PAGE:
According to a survey from GlobalData, the worldwide drone industry is expected to increase from US$13.7 billion in 2021 to US$89.6 billion in 2030. The widespread use of drones in the oil and gas industry, which has recently seen advantageous legislative reforms in a number of important regions, is a major factor in this expansion.
The US Federal Aviation Administration’s (FAA) March 2022 update on beyond visual line of sight (BVLOS) drones is anticipated to be beneficial to drone makers as well as industrial users in the nation and might give the development of technology, particularly in BVLOS drones, a boost.
At commercial locations where the operator on the ground can see the drone, such as construction projects, drones have traditionally been flown within visual line of sight (VLOS). BVLOS denotes the ability of the drone to fly outside of the operator’s line of sight.
Over the past ten years, the oil and gas industry has dabbled in the use of drones to monitor field equipment dispersed across vast distances. The sector subsequently started working with drone producers to create equipment appropriate for deployment in niche markets. Drones have been used in various applications throughout time, such as methane management, according to Ravindra Puranik, an oil and gas analyst at GlobalData.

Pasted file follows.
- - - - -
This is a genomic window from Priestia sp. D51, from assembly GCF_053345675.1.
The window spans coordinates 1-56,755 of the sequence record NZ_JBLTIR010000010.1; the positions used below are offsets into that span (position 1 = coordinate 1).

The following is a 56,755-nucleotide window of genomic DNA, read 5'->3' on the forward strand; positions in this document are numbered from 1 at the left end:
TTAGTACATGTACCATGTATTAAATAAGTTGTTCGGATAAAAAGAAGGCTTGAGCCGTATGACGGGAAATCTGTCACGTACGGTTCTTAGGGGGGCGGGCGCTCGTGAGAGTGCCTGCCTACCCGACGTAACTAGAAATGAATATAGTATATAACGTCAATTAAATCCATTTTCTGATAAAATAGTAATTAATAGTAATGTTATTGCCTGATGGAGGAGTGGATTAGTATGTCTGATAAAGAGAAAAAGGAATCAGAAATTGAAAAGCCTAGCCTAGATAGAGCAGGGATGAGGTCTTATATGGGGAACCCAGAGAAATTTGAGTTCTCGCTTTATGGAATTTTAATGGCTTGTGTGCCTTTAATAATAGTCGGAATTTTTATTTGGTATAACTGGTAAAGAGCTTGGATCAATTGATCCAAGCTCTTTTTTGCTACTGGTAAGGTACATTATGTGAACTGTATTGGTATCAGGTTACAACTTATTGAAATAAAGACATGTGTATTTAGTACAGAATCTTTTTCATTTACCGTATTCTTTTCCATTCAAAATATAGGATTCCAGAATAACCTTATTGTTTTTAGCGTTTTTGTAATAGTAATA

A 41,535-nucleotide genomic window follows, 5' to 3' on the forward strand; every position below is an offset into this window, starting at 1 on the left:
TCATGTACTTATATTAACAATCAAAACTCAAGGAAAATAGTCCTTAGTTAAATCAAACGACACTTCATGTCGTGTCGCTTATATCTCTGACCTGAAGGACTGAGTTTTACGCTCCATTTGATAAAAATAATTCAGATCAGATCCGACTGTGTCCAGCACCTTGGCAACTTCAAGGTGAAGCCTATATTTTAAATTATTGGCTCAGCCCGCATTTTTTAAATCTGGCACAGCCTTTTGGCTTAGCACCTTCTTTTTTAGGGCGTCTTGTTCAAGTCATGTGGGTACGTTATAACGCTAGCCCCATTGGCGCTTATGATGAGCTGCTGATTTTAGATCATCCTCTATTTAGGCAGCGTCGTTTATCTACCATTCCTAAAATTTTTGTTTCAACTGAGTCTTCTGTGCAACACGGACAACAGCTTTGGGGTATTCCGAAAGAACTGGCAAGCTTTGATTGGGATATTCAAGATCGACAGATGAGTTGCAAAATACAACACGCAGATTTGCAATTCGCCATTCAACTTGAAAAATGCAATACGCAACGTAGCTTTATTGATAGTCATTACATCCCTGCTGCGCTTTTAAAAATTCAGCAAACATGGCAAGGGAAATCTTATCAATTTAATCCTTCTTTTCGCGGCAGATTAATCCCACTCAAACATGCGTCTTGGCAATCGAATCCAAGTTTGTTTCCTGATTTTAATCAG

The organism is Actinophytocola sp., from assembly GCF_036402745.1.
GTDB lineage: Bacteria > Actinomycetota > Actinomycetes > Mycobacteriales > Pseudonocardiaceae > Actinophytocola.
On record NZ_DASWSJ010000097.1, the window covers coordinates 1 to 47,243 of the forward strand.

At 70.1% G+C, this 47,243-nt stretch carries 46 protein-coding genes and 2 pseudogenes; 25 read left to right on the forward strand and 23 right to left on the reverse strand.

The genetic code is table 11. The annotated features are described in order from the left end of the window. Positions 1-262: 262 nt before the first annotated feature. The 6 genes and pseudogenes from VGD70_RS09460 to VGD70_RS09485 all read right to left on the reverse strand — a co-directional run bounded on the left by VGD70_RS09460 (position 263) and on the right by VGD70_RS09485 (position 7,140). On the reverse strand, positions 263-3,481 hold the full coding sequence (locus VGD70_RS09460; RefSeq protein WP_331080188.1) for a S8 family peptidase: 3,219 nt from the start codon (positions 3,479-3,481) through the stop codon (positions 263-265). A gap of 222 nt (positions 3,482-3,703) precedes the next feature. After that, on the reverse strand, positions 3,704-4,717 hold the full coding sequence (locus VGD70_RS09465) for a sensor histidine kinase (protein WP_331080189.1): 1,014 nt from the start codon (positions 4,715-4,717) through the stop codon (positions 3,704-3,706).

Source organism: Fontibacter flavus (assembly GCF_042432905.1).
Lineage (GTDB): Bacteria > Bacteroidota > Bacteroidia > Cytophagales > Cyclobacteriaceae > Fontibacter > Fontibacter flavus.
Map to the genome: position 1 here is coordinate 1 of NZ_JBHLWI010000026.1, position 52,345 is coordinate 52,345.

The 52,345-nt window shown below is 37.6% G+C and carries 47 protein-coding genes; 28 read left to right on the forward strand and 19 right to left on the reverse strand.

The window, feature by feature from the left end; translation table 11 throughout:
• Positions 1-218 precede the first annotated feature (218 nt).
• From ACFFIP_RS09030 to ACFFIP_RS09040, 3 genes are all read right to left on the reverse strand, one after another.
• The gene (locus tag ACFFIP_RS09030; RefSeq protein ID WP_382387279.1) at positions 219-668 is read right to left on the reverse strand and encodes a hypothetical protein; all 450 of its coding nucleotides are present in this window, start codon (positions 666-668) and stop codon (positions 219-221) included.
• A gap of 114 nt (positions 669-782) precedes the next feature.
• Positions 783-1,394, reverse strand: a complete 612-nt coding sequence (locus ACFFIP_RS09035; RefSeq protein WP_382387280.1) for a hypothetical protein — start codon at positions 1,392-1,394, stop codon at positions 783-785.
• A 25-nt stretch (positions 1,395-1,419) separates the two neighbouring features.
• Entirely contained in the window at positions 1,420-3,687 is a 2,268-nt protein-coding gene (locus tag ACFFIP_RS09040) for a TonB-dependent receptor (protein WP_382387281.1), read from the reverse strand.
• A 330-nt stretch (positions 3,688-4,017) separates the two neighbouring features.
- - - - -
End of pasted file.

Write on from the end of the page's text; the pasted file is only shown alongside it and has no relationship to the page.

Drones can collect data more effectively using image sensors or cameras that have visible (RGB), infrared (IR), as well as lidar (light detection and ranging) capabilities. Additionally, drones equipped with gas detectors can gather data on emissions.
The oil and gas industry is developing additional use cases for drones thanks to advancements in drone-based photography, detection, and data transmission. According to Puranik, the use of infrared and laser technologies to record the rust, aging, and separation characteristics of the asset under examination has enlarged the role of drones in inspection.